I’m not sure if it was the sixth, seventh, or eighth bird that we’d missed that had given my hunting partner, Dirty J, the Sean Penn-crazy face, but certainly it was one of the three. And while I have long maintained that snipe hunting is tons of fun, there is something to be said for giving up and preserving one’s mental health.
See, for those who have never hunted snipe, it’s difficult to fully describe how maddening this can be. First, they are impossible to see on the ground, and they induce a massive coronary by flushing underfoot. Next, they wobble back and forth in an erratic flight pattern while the shooter vainly empties the shotgun without cutting a feather. All of this culminates with the little bird flying high into the sky, easing off the throttle when out of range, circling the area from where it flushed and dropping back down on the far side of it, daring you to come again.
Honestly, I believe snipe find it more entertaining tormenting hunters than most hunters do in trying to shoot them. After reading this, experienced snipe hunters have either smiled thinking of past trips a-field or have collapsed in a corner, clutching a pillow while rocking silently back and forth.
Of course, I’m fooling around, and in all honesty snipe hunting is one of the few simple pleasures offered in the wingshooting world. Dove hunting is fun, but finding a productive field locally has been difficult the past several years. Bobwhite numbers are on the decline, and the best shooting is usually on pricey game preserves. And ducks, well, duck hunting is a separate disease all its own. Snipe hunting involves rolling out of bed any time between sunup and sundown, doing a little walking and pulling the trigger on some little bird that is inexplicably difficult to hit.
And fortunately for us, we live in Florida with ample places to find these birds that torture our dreams. Snipe inhabit any place with some water – wet-weather ponds, ditch banks and flooded cow pastures. Find some soggy ground where it’s legal to tote a shotgun, and it’s a ready-made snipe hunt. No dogs or decoys required.
Right now is the time to hunt snipe. They migrate down on cold fronts throughout the winter and with the recent series of fronts and rain, Florida hunters should have no difficulty finding the birds in the next couple of weeks.
For a game this easy, it’s difficult to come up with much advice, but a couple strategies can help the day’s event. One, if alone, move slowly in a zigzag pattern across the marsh or pond edge. This covers a bit more ground than walking in a straight line. Plus, it unnerves the bird somewhat. Snipe will hold tight like a bedded whitetail buck, and it’s not uncommon for them to wait out fast-moving hunters and flush after they’ve passed. So move slow and make them nervous.
If hunting in a group, spread everyone about thirty to forty yards apart and walk together in that same slow pace. When hunting smaller areas where this is not possible, have a hunter or two lag behind fifty or so yards. As mentioned above, if a bird flushes it will usually circle around and drop down opposite of your position. The trailing hunter can squat down and possibly get a “re-entry” shot or watch where the bird lands and re-flush him. And there’s no need to go sloshing around in standing water; they aren’t seagulls. Ground that squishes like wet carpeting is just about perfect.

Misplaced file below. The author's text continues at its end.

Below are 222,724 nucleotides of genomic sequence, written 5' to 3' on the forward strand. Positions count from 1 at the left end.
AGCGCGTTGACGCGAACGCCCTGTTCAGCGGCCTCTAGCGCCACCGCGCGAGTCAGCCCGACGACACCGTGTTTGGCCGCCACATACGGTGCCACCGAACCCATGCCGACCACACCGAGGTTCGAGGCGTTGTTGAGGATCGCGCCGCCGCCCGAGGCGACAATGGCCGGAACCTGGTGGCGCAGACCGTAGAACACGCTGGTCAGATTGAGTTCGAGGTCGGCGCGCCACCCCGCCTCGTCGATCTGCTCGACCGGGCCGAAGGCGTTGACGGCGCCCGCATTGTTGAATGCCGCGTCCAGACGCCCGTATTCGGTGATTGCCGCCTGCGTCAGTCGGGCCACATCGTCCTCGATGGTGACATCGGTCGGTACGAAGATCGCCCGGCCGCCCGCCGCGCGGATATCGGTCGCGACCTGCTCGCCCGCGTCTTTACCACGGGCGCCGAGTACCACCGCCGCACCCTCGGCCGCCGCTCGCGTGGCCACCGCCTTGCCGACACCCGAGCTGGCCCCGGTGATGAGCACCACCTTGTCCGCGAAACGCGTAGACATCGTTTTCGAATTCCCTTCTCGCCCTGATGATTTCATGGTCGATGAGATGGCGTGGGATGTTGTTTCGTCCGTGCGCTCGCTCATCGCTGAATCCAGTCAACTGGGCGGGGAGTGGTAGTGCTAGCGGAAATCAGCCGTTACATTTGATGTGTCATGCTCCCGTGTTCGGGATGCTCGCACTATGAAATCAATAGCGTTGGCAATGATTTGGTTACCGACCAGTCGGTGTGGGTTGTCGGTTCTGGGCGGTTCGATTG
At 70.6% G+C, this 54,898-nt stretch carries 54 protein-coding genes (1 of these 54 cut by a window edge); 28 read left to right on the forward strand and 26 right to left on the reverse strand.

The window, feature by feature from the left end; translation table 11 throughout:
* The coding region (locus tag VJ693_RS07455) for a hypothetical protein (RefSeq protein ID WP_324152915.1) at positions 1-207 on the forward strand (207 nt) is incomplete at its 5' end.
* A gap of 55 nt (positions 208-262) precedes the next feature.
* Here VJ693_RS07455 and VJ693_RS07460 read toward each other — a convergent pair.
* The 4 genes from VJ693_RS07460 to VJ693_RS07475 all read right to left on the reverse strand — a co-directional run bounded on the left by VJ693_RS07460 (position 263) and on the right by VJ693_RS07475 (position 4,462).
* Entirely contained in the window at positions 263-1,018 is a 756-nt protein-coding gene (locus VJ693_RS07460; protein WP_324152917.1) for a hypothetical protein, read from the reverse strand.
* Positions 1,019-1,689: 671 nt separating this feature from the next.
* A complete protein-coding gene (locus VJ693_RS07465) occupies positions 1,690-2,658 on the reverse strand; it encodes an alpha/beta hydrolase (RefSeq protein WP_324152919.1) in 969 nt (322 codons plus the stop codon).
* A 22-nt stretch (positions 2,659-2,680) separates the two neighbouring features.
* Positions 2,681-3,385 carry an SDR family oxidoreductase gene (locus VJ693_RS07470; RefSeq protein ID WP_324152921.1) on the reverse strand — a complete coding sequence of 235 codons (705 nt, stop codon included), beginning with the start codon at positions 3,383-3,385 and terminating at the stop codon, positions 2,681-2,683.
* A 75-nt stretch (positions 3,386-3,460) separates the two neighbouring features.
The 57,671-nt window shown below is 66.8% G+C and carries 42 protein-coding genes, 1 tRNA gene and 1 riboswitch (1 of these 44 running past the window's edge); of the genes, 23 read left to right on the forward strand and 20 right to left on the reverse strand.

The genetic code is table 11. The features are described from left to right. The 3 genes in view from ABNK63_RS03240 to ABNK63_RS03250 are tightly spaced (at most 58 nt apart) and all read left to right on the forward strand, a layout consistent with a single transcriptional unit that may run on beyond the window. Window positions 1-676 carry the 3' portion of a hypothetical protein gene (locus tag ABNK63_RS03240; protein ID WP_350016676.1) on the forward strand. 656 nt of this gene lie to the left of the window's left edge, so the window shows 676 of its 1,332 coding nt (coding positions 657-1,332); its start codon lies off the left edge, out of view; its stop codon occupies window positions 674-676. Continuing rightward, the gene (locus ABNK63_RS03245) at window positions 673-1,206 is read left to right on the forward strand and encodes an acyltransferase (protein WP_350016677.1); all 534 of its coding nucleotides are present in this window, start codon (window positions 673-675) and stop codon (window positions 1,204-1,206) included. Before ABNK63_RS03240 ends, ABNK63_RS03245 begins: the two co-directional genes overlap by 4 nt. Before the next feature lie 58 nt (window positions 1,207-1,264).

One other thing that is pretty important that the beginning snipe hunter must realize – killdeer are not snipe. Sandpipers are not snipe. And no, plovers are not snipe either. Plenty of species of birds that are small and probably hard to hit with a shotgun live around the marshes, but find a bird book and do a little research. Snipe are really not that well known, even amongst avid hunters, but I promise most game officers know the difference and won’t be happy inspecting a pile of killdeer, and by extension, the indiscriminate or ignorant hunter won’t be happy either.
As for shotguns, well, I miss birds with my 12 gauge pump and autoloader with such equal reliability that I am not sure how to dispense advice on what to carry. I guess just put as much lead in the air as possible. Use number 7 ½’s or 8’s with an open or modified choke. Other gear includes a pair of waterproof boots and a vest that holds plenty of shells. Some say doves require 4 to 6 shots per bird killed. Snipe will command 8 to 10 shots on most days.
If I am lucky enough to put a couple birds in the vest, people always ask me, “You really eat those things?” Snipe breasts resemble dove breasts in size, color and taste. I marinate them in an oily Caesar dressing and wrap them in bacon before grilling. I usually never have many to cook, but they make an interesting appetizer for friends and family.
A couple years ago on a deer hunt in Georgia, I sat around shucking oysters with a Florida Cracker from Ft. Pierce chatting up hunting creatures big and small. We talked deer and elk and pigs and quail until I finally asked him if he’d ever shot snipe. His eyes brightened as he told stories of his father and grandfather chasing the birds out on the ranch back in the day. He said he learned one trick from his grandfather – when the bird flushes, it’ll go Number Two, and that’s the time to shoot because they are about impossible to hit afterwards.
Well, I don’t know about all that. I am usually in a panicked rush to get my shotgun up to observe any falling snipe guano, but I do know now is the perfect time to go hunt snipe. What else is going on after the Super Bowl? Honey-do’s? Please, that’s worse for the frame of mind than snipe hunting, I promise.
Florida's 2009-10 Season ends February 15th